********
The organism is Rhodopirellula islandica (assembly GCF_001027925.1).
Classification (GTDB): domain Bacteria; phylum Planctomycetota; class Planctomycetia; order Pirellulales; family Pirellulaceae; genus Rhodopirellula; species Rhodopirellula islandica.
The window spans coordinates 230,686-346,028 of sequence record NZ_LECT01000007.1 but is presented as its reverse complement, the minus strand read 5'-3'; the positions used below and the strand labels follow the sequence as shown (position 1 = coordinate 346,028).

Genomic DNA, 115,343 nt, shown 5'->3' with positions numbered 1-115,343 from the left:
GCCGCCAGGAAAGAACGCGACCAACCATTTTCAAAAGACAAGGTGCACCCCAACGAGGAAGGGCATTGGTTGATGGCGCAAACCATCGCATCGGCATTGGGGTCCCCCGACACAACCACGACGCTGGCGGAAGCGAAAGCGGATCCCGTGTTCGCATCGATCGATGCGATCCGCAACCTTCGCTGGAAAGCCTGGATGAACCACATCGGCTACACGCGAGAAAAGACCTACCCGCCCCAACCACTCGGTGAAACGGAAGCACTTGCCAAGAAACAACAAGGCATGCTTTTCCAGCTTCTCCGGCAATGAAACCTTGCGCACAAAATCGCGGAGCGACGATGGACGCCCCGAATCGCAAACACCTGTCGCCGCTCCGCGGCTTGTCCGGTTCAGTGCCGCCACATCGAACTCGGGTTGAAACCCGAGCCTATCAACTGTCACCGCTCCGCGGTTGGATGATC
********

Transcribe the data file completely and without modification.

The organism is Rhodopirellula islandica (assembly GCF_001027925.1).
Classification (GTDB): domain Bacteria; phylum Planctomycetota; class Planctomycetia; order Pirellulales; family Pirellulaceae; genus Rhodopirellula; species Rhodopirellula islandica.
The window spans coordinates 230,686-346,028 of sequence record NZ_LECT01000007.1 but is presented as its reverse complement, the minus strand read 5'-3'; the positions used below and the strand labels follow the sequence as shown (position 1 = coordinate 346,028).

Genomic DNA, 115,343 nt, shown 5'->3' with positions numbered 1-115,343 from the left:
GCCGCCAGGAAAGAACGCGACCAACCATTTTCAAAAGACAAGGTGCACCCCAACGAGGAAGGGCATTGGTTGATGGCGCAAACCATCGCATCGGCATTGGGGTCCCCCGACACAACCACGACGCTGGCGGAAGCGAAAGCGGATCCCGTGTTCGCATCGATCGATGCGATCCGCAACCTTCGCTGGAAAGCCTGGATGAACCACATCGGCTACACGCGAGAAAAGACCTACCCGCCCCAACCACTCGGTGAAACGGAAGCACTTGCCAAGAAACAACAAGGCATGCTTTTCCAGCTTCTCCGGCAATGAAACCTTGCGCACAAAATCGCGGAGCGACGATGGACGCCCCGAATCGCAAACACCTGTCGCCGCTCCGCGGCTTGTCCGGTTCAGTGCCGCCACATCGAACTCGGGTTGAAACCCGAGCCTATCAACTGTCACCGCTCCGCGGTTGGATGATC